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When patient records are requested, your staff could unintentionally put your practice at risk of a HIPAA violation. Here's how to handle requests properly.
Andy Stockton's two practices in Omaha, Neb., follow a simple rule: If a patient record is requested, get the patient's permission - even if the request is made by the patient himself.
The practice administrator at Colon and Rectal Surgery Inc. and The Colonoscopy Center stands behind the policy and even advises other offices to adopt it themselves, given HIPAA legal guidelines and possible "gray areas" - such as more stringent state laws - that could cause staff to grant access rather than question requests.
"I think it is easier to get your staff to a point that they check at all times," says Stockton, who has been with the practices for 16 years. "They just don't assume, because if you do assume, that's when you are going to end up getting sued."
Stockton adds that there are also exceptions in HIPAA law regarding patient records that, under specific circumstances, instruct practices on when they can (or can't) release patient records, such as when the request involves mental health issues or minors. "It is those exceptions that will come back to bite you, in my personal opinion."
Mary E. Vandenack, a partner with Parsonage Vandenack Williams LLC, in Omaha, Neb., advised Stockton's offices on the blanket permission policy following HIPAA's enactment in 2003 and agrees that amid exceptions in the privacy regulation, it is best to ask more questions.
Check the request
Requests for medical records can come from numerous sources, including the patient herself, specialists, an insurance company, Medicare, and attorneys.
HIPAA outlines how to treat all of these requests and as Stockton points out, various states have also enacted local laws to accompany the federal regulation. In general, HIPAA allows you to disclose patient records without the patient's permission under the TPO exclusion - requests pertaining to treatment, payment, and operations.
If you don't employ the same method as Stockton's practices, having patients sign a HIPAA privacy notice will also help protect you when it comes to releasing patient records. Failure to do either, Vandenack notes, can result in a HIPAA violation for your office.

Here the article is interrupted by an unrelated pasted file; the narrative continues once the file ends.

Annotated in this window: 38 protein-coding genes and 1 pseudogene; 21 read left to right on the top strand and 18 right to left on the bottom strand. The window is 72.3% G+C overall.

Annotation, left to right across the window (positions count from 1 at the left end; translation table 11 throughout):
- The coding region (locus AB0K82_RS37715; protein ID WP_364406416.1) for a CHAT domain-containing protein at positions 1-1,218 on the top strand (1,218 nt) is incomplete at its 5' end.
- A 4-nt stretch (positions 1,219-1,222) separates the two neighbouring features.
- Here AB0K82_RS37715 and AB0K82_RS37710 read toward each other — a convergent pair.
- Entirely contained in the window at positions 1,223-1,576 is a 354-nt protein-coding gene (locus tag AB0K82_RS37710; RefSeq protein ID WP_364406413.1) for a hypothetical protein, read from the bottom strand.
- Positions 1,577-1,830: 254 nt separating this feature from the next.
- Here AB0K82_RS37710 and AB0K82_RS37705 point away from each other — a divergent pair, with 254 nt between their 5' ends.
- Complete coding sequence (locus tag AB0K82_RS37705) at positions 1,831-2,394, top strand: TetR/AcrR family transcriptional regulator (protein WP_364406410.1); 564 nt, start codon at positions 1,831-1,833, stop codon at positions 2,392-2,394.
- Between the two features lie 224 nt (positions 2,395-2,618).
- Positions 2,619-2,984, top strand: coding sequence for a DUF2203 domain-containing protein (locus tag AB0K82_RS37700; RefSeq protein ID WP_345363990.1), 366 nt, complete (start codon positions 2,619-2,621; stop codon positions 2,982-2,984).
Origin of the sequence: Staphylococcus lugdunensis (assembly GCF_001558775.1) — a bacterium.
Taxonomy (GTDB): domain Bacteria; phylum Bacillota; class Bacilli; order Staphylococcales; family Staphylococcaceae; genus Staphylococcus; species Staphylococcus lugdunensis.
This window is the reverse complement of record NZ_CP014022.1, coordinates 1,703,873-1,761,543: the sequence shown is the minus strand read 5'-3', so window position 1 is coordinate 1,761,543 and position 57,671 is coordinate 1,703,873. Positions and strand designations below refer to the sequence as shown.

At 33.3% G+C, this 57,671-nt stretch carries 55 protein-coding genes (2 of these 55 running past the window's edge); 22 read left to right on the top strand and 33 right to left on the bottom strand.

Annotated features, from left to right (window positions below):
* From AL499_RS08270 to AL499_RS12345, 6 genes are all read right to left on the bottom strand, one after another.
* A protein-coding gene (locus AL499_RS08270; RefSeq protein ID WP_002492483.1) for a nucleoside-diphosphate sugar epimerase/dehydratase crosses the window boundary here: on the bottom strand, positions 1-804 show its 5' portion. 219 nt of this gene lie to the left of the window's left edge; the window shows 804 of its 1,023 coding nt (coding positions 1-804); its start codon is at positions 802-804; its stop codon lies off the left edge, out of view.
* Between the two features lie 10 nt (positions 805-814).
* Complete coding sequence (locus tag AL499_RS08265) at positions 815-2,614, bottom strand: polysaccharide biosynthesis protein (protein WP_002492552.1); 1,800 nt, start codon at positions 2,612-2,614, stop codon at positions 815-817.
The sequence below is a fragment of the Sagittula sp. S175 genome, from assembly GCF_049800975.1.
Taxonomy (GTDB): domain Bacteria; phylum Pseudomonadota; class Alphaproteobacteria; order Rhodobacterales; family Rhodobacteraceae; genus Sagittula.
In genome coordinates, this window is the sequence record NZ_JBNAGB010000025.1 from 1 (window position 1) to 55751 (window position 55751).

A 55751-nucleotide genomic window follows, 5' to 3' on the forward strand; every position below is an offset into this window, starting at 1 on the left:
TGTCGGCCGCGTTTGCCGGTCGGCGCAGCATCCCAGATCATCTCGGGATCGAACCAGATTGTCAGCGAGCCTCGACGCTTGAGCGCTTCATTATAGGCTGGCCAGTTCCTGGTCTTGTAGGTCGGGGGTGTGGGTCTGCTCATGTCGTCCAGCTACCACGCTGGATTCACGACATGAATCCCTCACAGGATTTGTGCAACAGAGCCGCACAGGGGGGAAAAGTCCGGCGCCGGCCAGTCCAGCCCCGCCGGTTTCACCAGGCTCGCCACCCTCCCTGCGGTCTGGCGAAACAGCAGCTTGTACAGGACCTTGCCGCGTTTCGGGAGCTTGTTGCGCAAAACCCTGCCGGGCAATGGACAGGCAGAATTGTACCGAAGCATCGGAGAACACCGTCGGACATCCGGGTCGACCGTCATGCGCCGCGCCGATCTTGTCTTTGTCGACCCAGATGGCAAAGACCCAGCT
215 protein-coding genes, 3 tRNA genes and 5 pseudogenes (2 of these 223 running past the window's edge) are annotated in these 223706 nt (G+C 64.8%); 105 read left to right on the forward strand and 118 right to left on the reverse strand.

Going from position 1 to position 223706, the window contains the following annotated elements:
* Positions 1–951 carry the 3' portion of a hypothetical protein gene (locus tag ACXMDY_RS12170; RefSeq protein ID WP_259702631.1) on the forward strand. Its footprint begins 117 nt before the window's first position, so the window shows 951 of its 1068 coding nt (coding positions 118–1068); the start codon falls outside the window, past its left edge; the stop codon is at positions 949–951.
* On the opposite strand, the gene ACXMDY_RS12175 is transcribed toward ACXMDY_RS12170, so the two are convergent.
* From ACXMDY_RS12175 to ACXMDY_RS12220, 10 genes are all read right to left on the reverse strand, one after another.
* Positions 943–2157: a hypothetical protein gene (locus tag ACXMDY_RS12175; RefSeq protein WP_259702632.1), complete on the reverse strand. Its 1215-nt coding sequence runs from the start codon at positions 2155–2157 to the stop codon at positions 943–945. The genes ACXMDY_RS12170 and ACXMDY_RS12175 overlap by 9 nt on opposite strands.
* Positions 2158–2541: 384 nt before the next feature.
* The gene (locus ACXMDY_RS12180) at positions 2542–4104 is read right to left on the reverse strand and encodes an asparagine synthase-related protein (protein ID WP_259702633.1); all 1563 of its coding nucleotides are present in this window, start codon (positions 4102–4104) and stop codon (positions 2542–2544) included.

Vandenack says practices should ask two essential questions when receiving a record request: Is it from the patient? If not, does the person asking have valid authorization or other legal authority to make this request?
"If [the request] is not being made by the patient and there is no clear authorization, nor a legal basis for the request, than it is illegal," she says.
As an attorney, Vandenack has seen her fair share of illegal requests, including a recent "very official looking subpoena" sent to one of her clients requesting patient records that turned out to be fabricated by a person alleging he was an attorney, who was actually seeking personal information on a patient for unknown reasons.
To help practices identify illegal requests, Vandenack and her firm have published a free medical records access guide for the states in their region, offering both HIPAA guidelines and pertinent state laws. The online resource also offers practices sample authorization forms, sample letters to patients informing them of a records request from a subpoena, for example, and a sample letter to third-party requesters indicating their legal responsibility to provide sufficient documentation with their record request.
In addition to consulting an attorney, Vandenack encourages practices to get in touch with their local medical society for guidance, especially on state laws and guidelines regarding record requests.
Have a key contact
Like Vandenack, Lisa W. Clark, a partner with law firm Duane Morris LLP in Philadelphia, recommends practices have one or two staff members who are familiar with the basic HIPAA guidelines and who can field records requests.